>>>> and efficient, rewarding to use, and aesthetically pleasing.  We aren’t
>>>> artists, but we are creatives.  We aren’t rocket scientists, but we’re
>>>> smart
>>>> and talented. And every day we have to use our creativity, smarts and
>>>> talent
>>>> to design the best tools for people to use.
>>>>
>>>> *So I’m interested… in 10 words or less, what is software design to you?*
>>>> Enter more than one if you like (as seperate comments).
>>>>
>>>> (would love to get comments on my post about his so that I can collect
>>>> them
>>>> all in one place):
>>>>
>>>>
>>>> http://www.dexodesign.com/2009/07/03/in-10-words-or-less-what-is-software-design-to-you/
>>>>
>>>>
>>>>
>>>> --------
>>>> Russell Wilson
>>>> Vice President of Product Design, NetQoS
>>>> Blog: http://www.dexodesign.com
>>>> LinkedIn: http://www.linkedin.com/in/russwilson
>>>> ________________________________________________________________
>>>> Welcome to the Interaction Design Association (IxDA)!
>>>> To post to this list ....... discuss at ixda.org
>>>> Unsubscribe ................ http://www.ixda.org/unsubscribe
>>>> List Guidelines ............ http://www.ixda.org/guidelines
>>>> List Help .................. http://www.ixda.org/help
>>>>
>>>>  ________________________________________________________________
>>> Welcome to the Interaction Design Association (IxDA)!
>>> To post to this list ....... discuss at ixda.org
>>> Unsubscribe ................ http://www.ixda.org/unsubscribe
>>> List Guidelines ............ http://www.ixda.org/guidelines
>>> List Help .................. http://www.ixda.org/help
>>>
>>
>>
> ________________________________________________________________
> Welcome to the Interaction Design Association (IxDA)!
> To post to this list ....... discuss at ixda.org
> Unsubscribe ................ http://www.ixda.org/unsubscribe
> List Guidelines ............ http://www.ixda.org/guidelines
> List Help .................. http://www.ixda.org/help
>

4 Jul 2009 - 3:21pm
stauciuc
2006

Wait, wasn't that 'Experience Design' (or something)? I'm confused :)

>
> Taking Chauncey's entry (minus the poetic linefeeds), "Creating quality
> code that drives useful usable engaging user interfaces," and tightening it
> a bit, why not just say, "Creating great experiences for our customers and
> their users"?
>
> Jared
>
>
Sebi
--
Sergiu Sebastian Tauciuc
http://www.sergiutauciuc.ro/en/
http://lookingatdesigns.wordpress.com/

4 Jul 2009 - 3:23pm
russwilson
2005

Jared,

I currently lead the design of network performance mgt software applications
at my company. I have also designed countless applications in the past that
have nothing to do with network perf mgt. And I have designed several
websites for small businesses.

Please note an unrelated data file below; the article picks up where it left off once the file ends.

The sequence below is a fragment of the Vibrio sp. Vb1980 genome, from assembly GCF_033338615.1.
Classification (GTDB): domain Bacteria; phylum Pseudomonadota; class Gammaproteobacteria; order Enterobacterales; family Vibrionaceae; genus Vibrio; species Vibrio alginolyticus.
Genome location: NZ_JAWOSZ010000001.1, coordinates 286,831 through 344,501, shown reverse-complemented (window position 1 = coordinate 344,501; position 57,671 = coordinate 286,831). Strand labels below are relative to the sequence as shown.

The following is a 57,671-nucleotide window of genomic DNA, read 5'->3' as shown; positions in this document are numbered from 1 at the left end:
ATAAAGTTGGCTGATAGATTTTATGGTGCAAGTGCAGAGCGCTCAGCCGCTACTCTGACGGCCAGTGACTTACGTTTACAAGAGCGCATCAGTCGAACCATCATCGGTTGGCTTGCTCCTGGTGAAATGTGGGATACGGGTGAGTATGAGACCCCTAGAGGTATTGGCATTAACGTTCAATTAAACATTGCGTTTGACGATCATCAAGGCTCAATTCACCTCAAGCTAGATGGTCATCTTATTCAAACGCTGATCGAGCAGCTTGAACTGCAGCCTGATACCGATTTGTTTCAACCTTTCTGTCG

But what does that have to do with anything??? This has nothing to do with
the company I work for. And why are you so hung up on the word "software"?
Do you think what you do is exactly the same as what an automotive designer
does? Do you think there are any distinctions?

I don't need an elevator pitch nor a cocktail party one-liner (although I do
like your scenario). I'm really interested in how people in our field of
design characterize what they do.

That's all Jared... I promise... :-)

--------
Russell Wilson
Vice President of Product Design, NetQoS
Blog: http://www.dexodesign.com
LinkedIn: http://www.linkedin.com/in/russwilson

On Sat, Jul 4, 2009 at 3:10 PM, Jared Spool <jspool at uie.com> wrote:

>
> On Jul 4, 2009, at 10:01 AM, Russell Wilson wrote:
>
> Jared's additions make my definition so much better!
>>
>> I specified software for 2 reasons:
>> 1) that's how the question was worded to me
>> 2) I don't feel qualified to define design beyond software design
>>
>> As for my choice - we aren't designing Ferrari's... we are designing tools
>> for people to
>> buy children's clothing and calculate their taxes. Hence the
>> "ordinary"...
>>
>
> I'm really confused. Because if this is for NetQoS, from the company web
> site, it doesn't like you're designing any tools for buying clothing or
> calculating taxes. It looks like the company makes network performance
> monitoring and analysis tools. (The big clue was "Network Performance
> Management" on the home page.)
>
> If you're talking about downstream users, many generations away from your
> product, then you are designing Ferraris as much as you're selling clothing.
>
> Which is why I'm confused by the inclusion of "software".
>
> It sounds like you're trying to create some sort of tag line or elevator
> pitch.
>
> Scene: Cocktail party
> Her: So, cutie, what do *you* do?
> You: I make the ordinary extraordinary.
> Her: ooooh. Can you make some of my ordinary a little extraordinary?
> You: Um, I should go see what my wife, who I love very much, is doing right
> now... [scampers quickly to the kitchen, sweat beating from his brow.]
>
> Taking Chauncey's entry (minus the poetic linefeeds), "Creating quality